Monday, May 5, 2014

Lemon Poppy Seed Pound Cake with fresh Lemon Curd:: For Ally's Virtual Baby Shower

There are some amazing bloggers in the state of Iowa. I had the opportunity to meet up with a handful of them a few months ago in Iowa City. Ally organized the entire thing and from that point on, a community was created, a community to share ideas, ask questions, and create opportunities not only for growth, but a great platform to meet some quality people and build networks and friendships.

This community is growing by one more soon as Ally is expecting a little one soon! So a group of us are getting together to host a virtual baby shower for her. Obviously getting together would have been the first choice, but when you have a network of bloggers from across the state with jobs, families and so many other things to juggle, scheduling a get together becomes a challenge. So this is the next best thing!

My contribution to Ally's shower is a fresh lemon poppy seed pound cake with lemon curd. My go to dessert usually involves chocolate, but now that Spring is finally here, I thought something fresh and light would be the perfect contribution.

I haven't made lemon curd before I made this recipe, but now am absolutely smitten with the curd and have made it three times in as many days. The second and third attempts turned out better, thicker, than the first which was great - as I served it with a variation of this cake at the Brewery on Friday and Saturday. Selling out both nights, I knew this would be the recipe to share to celebrate Ally's newest addition to her family.

See all of the contributions to Ally's baby shower here:
Blissfully Delicious & Been There Baked That

Enjoy!



Lemon Poppy Seed Cake with lemon curd

Lemon Poppy Seed Cake
Adapted from "Lemon Poppy Seed Pound Cake", The Cake Bible, by Rose Levy Beranbaum

3 tablespoons milk
3 large eggs
1.5 teaspoons vanilla
1.5 cups cake flour
3/4 cup sugar
3 tablespoons poppy seeds
1 tablespoon loosely packed lemon zest
3/4 teaspoons baking powder
1/4 teaspoons salt
13 tablespoons room temperature butter
1/4 cup sour cream

Mix the milk, eggs, and vanilla in a small bowl.
In a large bowl, mix the flour, sugar, baking powder, salt, poppy seeds and lemon zest. Add the butter and half of the egg mixture. Mix on low speed for 1 minute. Scrape down the sides and gradually add the remaining egg mixture in two batches. Fold in the sour cream

Pour into a prepared loaf pan, or two six inch cake pans and bake at 350 for 55 - 65 minutes (loaf pan) or 25 - 35 minutes (6 inch cake pans). Cake is down when a wooden toothpick inserted into the center comes out clean.

As soon as the cake comes out of the oven, poke holes all over and brush with lemon simple syrup (below). Cool in pans for 10 minutes and then invert onto a wire rack. Poke holes on the bottom and brush with simple syrup. Reinvert onto the wire rack and let cool completely before wrapping in plastic wrap and storing in the fridge for 24 hours.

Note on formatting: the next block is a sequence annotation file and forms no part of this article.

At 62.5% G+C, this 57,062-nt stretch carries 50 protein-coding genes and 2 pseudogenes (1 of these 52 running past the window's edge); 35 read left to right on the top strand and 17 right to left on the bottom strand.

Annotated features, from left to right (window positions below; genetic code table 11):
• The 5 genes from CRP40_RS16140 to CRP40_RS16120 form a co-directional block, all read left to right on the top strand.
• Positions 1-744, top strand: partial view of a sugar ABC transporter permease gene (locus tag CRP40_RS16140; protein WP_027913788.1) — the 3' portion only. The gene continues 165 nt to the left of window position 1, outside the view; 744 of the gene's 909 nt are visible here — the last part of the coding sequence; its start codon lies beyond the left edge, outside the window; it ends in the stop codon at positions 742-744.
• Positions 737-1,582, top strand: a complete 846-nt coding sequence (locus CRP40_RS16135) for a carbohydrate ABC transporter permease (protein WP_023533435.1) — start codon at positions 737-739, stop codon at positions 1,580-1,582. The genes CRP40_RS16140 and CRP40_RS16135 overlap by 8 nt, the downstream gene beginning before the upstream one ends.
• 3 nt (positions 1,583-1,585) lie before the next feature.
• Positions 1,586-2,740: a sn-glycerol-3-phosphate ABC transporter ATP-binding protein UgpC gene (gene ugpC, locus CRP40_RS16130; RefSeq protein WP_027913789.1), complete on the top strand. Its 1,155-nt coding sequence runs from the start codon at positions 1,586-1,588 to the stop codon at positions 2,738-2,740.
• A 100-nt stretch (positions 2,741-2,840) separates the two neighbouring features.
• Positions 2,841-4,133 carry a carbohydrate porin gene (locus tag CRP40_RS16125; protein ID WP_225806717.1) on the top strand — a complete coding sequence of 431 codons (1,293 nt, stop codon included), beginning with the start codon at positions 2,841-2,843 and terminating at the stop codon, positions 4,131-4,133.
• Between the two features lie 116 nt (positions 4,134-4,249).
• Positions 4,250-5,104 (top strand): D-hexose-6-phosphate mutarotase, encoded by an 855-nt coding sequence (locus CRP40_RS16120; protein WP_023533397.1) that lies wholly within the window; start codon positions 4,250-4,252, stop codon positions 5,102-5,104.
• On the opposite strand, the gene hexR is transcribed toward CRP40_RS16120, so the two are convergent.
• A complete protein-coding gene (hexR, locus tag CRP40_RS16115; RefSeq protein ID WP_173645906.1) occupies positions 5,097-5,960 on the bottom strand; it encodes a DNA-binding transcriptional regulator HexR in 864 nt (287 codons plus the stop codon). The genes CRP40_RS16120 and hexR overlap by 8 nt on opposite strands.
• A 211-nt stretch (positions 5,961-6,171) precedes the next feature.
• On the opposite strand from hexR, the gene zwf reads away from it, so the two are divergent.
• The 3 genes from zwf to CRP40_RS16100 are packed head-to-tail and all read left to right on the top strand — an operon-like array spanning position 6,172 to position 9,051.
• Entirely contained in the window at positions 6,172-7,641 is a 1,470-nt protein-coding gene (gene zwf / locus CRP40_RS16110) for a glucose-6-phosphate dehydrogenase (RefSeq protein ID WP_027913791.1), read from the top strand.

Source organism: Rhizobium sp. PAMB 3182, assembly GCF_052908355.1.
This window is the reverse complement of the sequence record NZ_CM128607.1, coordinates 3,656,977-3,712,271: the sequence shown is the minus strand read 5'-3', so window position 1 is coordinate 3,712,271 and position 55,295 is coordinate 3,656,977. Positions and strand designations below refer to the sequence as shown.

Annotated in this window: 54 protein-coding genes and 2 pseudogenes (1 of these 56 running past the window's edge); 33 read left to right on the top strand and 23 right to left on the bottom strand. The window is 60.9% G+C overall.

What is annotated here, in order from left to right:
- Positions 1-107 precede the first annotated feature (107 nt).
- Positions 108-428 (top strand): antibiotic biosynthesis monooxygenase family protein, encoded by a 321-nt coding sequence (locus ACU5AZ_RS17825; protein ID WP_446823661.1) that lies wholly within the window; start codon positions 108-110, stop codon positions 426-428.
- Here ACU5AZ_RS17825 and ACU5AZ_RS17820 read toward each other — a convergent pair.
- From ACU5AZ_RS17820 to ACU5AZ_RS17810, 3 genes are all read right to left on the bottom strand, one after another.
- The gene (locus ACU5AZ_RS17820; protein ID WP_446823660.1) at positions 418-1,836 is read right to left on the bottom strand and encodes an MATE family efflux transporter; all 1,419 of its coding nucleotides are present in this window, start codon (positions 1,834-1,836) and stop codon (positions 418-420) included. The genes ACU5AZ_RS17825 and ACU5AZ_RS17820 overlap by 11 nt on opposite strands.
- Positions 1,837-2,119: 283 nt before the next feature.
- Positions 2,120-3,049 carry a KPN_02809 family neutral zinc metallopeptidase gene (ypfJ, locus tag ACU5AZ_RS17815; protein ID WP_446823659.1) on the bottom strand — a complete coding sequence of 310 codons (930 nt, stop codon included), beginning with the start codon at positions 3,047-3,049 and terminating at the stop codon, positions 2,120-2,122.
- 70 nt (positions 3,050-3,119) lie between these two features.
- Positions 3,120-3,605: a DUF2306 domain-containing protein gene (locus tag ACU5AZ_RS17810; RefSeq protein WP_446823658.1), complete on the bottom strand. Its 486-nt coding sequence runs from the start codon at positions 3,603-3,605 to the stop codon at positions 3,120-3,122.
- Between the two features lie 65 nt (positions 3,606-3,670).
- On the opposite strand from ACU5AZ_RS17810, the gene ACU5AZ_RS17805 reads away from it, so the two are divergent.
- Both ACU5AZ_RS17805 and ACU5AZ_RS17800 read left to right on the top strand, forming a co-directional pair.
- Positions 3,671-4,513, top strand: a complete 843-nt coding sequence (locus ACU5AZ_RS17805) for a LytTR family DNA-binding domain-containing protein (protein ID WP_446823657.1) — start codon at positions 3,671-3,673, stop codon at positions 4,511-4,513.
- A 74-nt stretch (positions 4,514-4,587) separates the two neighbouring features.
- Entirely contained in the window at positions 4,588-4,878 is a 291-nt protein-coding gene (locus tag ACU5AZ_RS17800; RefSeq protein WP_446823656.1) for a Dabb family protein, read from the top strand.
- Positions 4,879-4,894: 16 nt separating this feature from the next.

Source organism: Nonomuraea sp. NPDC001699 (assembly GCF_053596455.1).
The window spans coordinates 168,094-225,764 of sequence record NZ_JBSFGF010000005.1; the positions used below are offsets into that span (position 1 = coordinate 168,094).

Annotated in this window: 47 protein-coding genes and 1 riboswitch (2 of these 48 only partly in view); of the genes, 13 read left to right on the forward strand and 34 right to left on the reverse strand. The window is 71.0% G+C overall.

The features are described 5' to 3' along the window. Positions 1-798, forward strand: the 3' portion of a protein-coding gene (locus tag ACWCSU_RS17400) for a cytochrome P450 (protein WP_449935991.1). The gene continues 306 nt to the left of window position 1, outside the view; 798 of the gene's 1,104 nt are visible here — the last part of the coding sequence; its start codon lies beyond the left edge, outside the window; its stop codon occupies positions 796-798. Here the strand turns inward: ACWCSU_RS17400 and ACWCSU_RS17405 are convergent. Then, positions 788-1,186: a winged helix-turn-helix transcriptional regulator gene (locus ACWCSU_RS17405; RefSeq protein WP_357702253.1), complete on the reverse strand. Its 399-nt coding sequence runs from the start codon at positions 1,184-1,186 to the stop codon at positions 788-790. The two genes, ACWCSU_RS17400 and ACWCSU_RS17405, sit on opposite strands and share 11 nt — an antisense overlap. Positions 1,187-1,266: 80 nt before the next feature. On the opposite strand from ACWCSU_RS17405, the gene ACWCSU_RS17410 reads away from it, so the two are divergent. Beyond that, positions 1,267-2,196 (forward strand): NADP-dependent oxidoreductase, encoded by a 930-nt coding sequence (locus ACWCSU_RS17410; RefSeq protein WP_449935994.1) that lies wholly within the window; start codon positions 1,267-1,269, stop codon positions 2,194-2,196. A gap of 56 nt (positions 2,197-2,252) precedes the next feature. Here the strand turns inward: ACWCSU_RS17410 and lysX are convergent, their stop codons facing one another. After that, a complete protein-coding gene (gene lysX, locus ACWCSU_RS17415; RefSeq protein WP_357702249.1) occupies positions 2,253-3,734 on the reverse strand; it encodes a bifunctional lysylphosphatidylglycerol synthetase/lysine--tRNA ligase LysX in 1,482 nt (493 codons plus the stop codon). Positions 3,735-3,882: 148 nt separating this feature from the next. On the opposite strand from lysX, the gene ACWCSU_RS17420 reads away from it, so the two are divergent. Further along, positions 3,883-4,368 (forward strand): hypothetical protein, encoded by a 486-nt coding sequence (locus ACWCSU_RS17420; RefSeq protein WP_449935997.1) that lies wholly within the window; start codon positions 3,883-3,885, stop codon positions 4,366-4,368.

Lemon Simple Syrup
1/4 cup + 2 tablespoons sugar
1/4 cup freshly squeezed lemon juice

Combine sugar and juice in a small saucepan and cook just until sugar dissolves.

Lemon Curd
Alton Brown does it again with his recipe. I followed this one to a "t" and it came out nicely. 

Lemon Poppy Seed Icing
Combine 2 cups powdered sugar with a few tablespoons of lemon juice and enough water to create an icing that will freely flow over the top and down the sides of the cake. Add 2 teaspoons of poppy seeds if desiered.

Putting it all together
Carefully level one of the cakes and place on cake stand. Spread a thin layer of lemon curd all over the top. Place the second cake on top of the curd and then spread icing over the entire cake.

Saturday, March 15, 2014

dinner on the farm (chocolate sheet cake)

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Eight years ago, I moved to a small town in Iowa, never thinking that my roots would have grown so deep so fast. I thought I would have high tailed it back to Minneapolis within a year, two at most. I can hardly catch my breath when I count the years that I haven't lived in Minnesota (12!), and wonder what life would have been like if a quick decision I made after college had been any different.

Life in Washington has been nothing short of amazing. Nic and I grew together as an engaged couple living in our first apartment together above a funeral home (best apartment ever!) into a mostly happy married couple, we have grown professionally, we have left our professions to pursue passions, and we have dreamed many dreams about what path we will travel next and what future it will lead to.

Perhaps it is the effect of living in a small town, perhaps it is just in my blood, but one dream that never fizzles is my desire to buy a chunk of land and farm on a very small scale. I often tell people I am one generation removed from the farm - my mom grew up on a farm, and moved to the cities to raise our family. The farm is in my blood though, and I fondly remember many weekend trips and summer vacations spent on my Grandma and Grandpa's farm.

Visits to the farm were never the same. We might spend the entire day playing in the old shed that was barely standing in the small woods, digging up beads of a broken necklace in the mud just outside the door that had belonged to my mom or one of her sisters, thinking of course that we were unearthing some old Native American ceremonial bracelet. We might spend an afternoon walking with the cows down to the big woods, keeping a safe distance as stories of Mom being chased up a tree by a bull remained fresh in our memories. In the winter, we would bundle up, gather all the sleds we could find and Grandpa would give us a ride down on the tractor to our favorite sledding hill where we would spend hours sledding in to the woods and trudging all the way back up to do it all over again. The corn crib on the corner, near the gravel road, would become our home base, scaling the sides to see who could climb the highest, sweeping out loose corn kernels and emptying them out for the cows on the other side of the electric fence (and only getting shocked once).